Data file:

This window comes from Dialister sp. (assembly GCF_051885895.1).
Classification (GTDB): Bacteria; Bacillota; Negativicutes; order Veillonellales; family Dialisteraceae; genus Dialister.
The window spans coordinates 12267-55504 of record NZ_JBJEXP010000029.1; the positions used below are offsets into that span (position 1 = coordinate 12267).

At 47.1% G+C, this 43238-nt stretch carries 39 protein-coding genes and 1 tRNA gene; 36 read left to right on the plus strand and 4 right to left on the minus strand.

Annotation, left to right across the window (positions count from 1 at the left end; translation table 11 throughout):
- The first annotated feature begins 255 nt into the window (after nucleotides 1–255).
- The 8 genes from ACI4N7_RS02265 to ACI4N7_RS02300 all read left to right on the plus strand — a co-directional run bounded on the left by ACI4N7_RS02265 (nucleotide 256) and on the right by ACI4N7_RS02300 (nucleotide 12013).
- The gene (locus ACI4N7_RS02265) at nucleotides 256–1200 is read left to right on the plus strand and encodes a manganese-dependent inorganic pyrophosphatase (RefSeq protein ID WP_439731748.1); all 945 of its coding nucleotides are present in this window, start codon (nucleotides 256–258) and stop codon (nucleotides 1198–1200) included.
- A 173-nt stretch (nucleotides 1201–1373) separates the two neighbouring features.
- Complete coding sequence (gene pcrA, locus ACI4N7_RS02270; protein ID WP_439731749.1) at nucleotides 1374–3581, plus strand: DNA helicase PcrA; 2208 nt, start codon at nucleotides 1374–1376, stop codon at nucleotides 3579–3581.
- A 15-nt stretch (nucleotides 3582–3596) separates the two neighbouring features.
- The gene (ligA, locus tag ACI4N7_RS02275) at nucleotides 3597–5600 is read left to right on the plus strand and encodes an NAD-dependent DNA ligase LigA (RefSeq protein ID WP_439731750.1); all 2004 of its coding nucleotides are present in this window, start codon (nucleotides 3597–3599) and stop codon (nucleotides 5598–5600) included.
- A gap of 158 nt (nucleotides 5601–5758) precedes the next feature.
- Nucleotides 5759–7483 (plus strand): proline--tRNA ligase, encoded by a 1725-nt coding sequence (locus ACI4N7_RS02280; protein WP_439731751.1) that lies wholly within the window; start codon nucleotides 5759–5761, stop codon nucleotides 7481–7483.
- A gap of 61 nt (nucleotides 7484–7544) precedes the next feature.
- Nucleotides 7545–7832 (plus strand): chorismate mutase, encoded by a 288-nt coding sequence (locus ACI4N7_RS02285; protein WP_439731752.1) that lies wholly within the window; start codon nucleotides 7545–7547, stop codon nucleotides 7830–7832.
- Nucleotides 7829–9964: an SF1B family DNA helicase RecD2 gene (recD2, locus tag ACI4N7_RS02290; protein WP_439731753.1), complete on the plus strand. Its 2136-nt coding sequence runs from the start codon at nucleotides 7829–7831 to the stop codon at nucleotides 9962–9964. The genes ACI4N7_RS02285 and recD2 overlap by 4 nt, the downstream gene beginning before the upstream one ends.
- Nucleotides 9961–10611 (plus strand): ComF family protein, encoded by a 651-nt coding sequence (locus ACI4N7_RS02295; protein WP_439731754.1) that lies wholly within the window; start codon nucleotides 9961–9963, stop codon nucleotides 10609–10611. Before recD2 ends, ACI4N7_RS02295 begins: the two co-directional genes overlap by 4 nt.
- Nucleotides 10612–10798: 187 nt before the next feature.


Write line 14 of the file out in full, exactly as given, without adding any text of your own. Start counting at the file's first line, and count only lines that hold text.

- Nucleotides 5759–7483 (plus strand): proline--tRNA ligase, encoded by a 1725-nt coding sequence (locus ACI4N7_RS02280; protein WP_439731751.1) that lies wholly within the window; start codon nucleotides 5759–5761, stop codon nucleotides 7481–7483.